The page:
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Pay Attention to the Little Things (and People)

Screen shot 2010-01-28 at 7.22.16 PMAn amazing aspect of social media, for brands, is the ability to listen to your fans and customers. They will tell you when you do something great, but more importantly, they will tell you when you fail. The real-time web has given brands an opportunity like never before, the chance to listen and respond to actual people making legitimate claims about your product or service. The information is there, it’s the brand’s job to pay attention.

If you don’t already know, I work for VaynerMedia, doing online and social media consulting for brands, with a focus in the sports industry. Two of my clients include the New Jersey Nets of the National Basketball Association, and the New York Jets, of the National Football League. I find it important to check out the competition. Sometimes, it’s from a competitor’s weaknesses or mistakes, that you find the keys to success. Yesterday, while I was running through the social media outlets of teams in both the NBA and the NFL, trying to find things they were doing right and wrong, I found this:

Notice something strange in that URL? There is no “p” in Memphis. Pretty large mistake. I don’t necessarily want to highlight the fact that the Grizzlies made a typo when claiming their Facebook URL. However, I do want to explain I gave them fair warning before writing this post.

Screen shot 2010-01-28 at 7.23.32 PMYesterday afternoon, I tweeted out, “Check out the Memhis Grizzlies on Facebook! #iThinkTheyForgotTheH” Then, a bit later, I tweeted to the Memphis Grizzlies’ official Twitter account, “@memgrizz i think you forgot the ‘h.’

Now, I don’t mean to call out the Grizzlies, because I do respect that they are on Facebook in the first place, and attempted to get the custom URL. Plus, I’m a USC grad, and a big O.J. Mayo fan (even with the whole taking money while in college and refusing to cooperate with an investigation thing). It happens (at USC). I just want this to be a warning to players, teams, and brands in general, how important it is to be careful about the little things. Even more importantly, how crucial it is to listen to your fans.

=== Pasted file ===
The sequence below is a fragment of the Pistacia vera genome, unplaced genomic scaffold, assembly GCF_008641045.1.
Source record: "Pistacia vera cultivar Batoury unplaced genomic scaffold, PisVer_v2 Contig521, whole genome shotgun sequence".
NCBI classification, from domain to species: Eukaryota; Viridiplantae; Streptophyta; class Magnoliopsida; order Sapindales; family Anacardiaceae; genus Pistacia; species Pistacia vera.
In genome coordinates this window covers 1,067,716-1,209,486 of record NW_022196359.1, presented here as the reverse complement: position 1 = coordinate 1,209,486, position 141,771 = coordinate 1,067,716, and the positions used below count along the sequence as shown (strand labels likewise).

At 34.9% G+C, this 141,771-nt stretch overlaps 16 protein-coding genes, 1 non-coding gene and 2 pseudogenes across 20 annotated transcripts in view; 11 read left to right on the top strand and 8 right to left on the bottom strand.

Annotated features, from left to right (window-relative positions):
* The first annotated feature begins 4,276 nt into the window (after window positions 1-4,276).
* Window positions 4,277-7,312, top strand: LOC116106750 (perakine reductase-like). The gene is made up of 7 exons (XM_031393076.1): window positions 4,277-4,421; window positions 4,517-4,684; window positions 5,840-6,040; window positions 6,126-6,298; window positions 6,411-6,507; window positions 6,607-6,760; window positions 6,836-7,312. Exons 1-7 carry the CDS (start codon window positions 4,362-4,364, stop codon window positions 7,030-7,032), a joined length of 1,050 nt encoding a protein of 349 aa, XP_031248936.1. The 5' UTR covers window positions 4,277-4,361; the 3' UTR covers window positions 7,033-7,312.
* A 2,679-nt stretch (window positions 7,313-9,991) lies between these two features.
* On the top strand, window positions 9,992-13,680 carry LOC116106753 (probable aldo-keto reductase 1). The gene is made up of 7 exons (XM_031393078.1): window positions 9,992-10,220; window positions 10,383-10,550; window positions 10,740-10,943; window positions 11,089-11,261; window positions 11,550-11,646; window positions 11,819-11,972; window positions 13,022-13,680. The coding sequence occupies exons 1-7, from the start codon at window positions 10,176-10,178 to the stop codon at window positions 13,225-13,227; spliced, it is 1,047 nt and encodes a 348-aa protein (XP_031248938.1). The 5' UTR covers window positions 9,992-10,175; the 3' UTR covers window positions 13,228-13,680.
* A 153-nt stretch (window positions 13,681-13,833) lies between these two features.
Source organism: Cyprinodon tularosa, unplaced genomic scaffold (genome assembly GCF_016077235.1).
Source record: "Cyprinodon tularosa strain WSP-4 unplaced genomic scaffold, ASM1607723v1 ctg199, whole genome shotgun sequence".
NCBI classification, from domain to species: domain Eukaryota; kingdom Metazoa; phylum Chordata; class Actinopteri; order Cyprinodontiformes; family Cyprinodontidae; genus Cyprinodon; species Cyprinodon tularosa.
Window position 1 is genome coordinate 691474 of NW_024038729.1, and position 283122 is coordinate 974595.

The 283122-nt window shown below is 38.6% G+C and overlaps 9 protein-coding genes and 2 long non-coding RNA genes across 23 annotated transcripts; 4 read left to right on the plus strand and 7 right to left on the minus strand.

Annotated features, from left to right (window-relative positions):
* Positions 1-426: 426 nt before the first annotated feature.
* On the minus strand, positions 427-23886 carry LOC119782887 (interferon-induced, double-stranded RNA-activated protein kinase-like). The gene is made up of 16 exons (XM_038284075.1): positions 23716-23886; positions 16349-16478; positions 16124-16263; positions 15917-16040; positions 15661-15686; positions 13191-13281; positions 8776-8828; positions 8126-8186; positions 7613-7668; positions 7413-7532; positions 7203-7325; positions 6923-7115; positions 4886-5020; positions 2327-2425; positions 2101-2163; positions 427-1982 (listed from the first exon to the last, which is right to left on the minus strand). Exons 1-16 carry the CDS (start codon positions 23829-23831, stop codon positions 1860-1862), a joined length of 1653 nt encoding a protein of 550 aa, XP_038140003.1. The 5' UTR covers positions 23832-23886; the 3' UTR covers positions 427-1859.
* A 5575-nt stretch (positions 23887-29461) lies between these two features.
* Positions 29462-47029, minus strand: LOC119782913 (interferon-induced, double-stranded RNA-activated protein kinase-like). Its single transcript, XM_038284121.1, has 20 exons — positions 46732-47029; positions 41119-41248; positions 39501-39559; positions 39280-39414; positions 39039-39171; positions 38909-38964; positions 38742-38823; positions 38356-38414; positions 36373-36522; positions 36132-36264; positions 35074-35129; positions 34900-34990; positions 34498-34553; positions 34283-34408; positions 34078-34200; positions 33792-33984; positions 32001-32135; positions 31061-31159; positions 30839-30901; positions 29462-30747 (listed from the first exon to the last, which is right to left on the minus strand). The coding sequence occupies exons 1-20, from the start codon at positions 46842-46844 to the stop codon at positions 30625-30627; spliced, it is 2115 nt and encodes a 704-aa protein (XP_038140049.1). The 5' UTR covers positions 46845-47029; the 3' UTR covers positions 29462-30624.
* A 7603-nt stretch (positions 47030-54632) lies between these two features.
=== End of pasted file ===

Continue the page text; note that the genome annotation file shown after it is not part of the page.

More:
The fact that the typo existed in the first place is pretty bad, I admit. However, it’s worse that I bothered to let them know and they were unable to react. While it may be impossible for athletes and teams to respond to every tweet, it is important that someone is at least watching and monitoring, because more often than not, fans are worth responding to.

Note: There is a possibility they did see my tweet and have submitted a request to Facebook to change their URL.

What do you think about the Grizzlies’ mistake? How do you feel about the level of interaction you receive from some of your favorite athletes and teams? Feel free to discuss in the comment section, below.

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6 Responses to Pay Attention to the Little Things (and People)

  1. Gail Sideman January 29, 2010 at 12:17 pm #

    The Memphis Grizzlies is a super example of why you have to proof once, twice and five times before you hit “publish.”

  2. Sam Taggart January 29, 2010 at 5:26 pm #

    Gail, thanks for the comment. You’re 100% correct. This was a pretty big error on their part. Hopefully they’ll fix it soon!

  3. sean malarkey January 30, 2010 at 9:46 am #

    Massive fail! I wonder who is in charge of their SM efforts?

  4. Alan Cassinelli February 2, 2010 at 6:12 pm #

    Wow that is really unfortunate. This mistake means they can’t advertise their Facebook fan page on other platforms/media guides/signage without looking like fools. Even a pebble dropped in water makes waves…

  5. Amir Learner February 8, 2010 at 9:51 pm #

    The Memphis Grizzlies fan page has roughly 8800 fans while the Boston Celtics have over 500,000. Spelling isn’t the only thing wrong with their social media campaign 🙂

    Good stuff here Sam, I’m a new follower of yours so you’ll probably be hearing quite a bit from me.

  6. Megan February 11, 2010 at 10:47 pm #

    You can’t change a facebook fan page URL once it’s set. Right?

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